Just as ducks develop identifiable behavioral patterns, so too do duck hunters. It doesn't take birds long to associate shotgun fire with calls and decoys; by repeatedly using the same spreads and calls, hunters often wind up teaching ducks to avoid a given area. Savvy hunters alternate their call-decoy delivery.
Tricks to the Spread
You will want to vary the size of your spread according to the size of the water and the species of ducks you are most likely to encounter. When hunting pressure is intense, ducks often search for small, secluded wetlands or pockets of hidden, flooded timber where they can escape the barrage. Small spreads can be highly inviting under these circumstances; ducks might be wary of an overabundance of decoys crammed into a tiny waterhole. Despite what some believe, it is possible to over-decoy just as it is possible to over-call.
Rather than always using a large spread, try adding movement to a smaller decoy rig. One time-honored method involves placing a brick with a hole in it under your decoys. Tie a string to the decoy and run it through the hole in the brick, then back to your blind. The brick and string will keep the decoy in place, and with a few short jerks on the string the decoy will bob about like a live bird. This can be especially seductive to ducks on calm days, when decoys typically look as flaccid as the water upon which they are floating. The added movement might be the edge you need to convince skeptical birds to approach. To make your spread even more convincing, rig several decoys this way and your marionette routine will begin to show results in your daily bag. Black or dark-colored string is the best, for the birds might detect light-colored twine.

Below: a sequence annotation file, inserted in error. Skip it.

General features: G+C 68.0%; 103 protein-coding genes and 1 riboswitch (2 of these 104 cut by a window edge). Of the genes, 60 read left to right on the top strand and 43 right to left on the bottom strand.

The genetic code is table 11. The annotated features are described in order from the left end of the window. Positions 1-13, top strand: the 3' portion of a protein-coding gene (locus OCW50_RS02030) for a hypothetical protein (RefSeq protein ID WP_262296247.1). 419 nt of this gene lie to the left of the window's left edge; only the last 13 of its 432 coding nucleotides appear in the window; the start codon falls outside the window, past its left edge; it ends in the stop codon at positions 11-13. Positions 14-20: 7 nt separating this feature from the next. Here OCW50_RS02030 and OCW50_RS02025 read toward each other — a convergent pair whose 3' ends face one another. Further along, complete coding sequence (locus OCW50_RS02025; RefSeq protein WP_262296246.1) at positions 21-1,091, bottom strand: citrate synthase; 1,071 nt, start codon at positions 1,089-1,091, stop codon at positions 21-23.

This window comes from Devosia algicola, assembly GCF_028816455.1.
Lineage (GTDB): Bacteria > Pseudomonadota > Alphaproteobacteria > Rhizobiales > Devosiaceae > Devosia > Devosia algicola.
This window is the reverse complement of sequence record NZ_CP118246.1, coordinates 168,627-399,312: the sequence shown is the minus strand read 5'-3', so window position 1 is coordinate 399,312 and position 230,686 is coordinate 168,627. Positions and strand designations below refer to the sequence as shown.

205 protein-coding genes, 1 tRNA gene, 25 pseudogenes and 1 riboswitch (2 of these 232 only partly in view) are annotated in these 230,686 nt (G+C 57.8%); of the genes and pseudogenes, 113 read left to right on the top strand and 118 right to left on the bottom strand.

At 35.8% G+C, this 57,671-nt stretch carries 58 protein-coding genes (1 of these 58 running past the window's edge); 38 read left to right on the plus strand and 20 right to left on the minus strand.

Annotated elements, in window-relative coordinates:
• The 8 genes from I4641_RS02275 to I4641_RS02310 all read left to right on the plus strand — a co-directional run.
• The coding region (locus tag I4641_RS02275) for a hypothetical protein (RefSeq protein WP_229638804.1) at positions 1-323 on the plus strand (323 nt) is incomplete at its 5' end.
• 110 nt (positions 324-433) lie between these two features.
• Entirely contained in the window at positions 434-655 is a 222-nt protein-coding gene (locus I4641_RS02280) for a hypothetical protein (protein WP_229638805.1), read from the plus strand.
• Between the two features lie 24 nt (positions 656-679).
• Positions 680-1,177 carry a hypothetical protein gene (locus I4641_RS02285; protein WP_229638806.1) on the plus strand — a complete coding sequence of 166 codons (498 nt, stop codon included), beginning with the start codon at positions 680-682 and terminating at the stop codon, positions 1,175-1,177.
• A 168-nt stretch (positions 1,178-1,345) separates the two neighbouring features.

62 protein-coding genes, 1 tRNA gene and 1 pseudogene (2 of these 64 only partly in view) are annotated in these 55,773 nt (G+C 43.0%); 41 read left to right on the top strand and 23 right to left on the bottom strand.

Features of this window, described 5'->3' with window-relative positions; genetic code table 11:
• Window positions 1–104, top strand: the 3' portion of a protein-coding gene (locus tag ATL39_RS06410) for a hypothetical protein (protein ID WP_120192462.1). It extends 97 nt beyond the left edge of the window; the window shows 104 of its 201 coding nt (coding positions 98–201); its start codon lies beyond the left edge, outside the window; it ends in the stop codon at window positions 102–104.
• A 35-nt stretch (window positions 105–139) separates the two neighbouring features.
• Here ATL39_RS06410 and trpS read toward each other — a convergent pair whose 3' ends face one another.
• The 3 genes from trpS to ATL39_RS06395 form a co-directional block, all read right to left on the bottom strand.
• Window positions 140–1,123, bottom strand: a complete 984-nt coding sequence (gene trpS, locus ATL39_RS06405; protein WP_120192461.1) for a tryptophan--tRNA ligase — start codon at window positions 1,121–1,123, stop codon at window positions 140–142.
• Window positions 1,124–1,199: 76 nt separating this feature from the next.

Another common trick that can help turn wary birds your way when hunting in flooded timber is to perform the duck stroke, splashing your feet in the water as birds make their initial pass over the decoys. Ducks are apt to notice the ripples the same waves they associate with feeding ducks. Some hunters also like to stir up the marsh or woodland bottom with their feet as they walk through the water placing decoys. The floating debris imitates water where a flock of ducks is busily feeding and churning up the bottom.
Many hunters have added "flying" decoys to their spreads to heighten the element of realism. These decoys, designed to imitate ducks or geese in flight, give spreads an accentuated, three-dimensional appearance. Some hunters would not be without such decoys; others remain skeptical. As with any waterfowling technique, it's best to test the method yourself under conditions you commonly experience.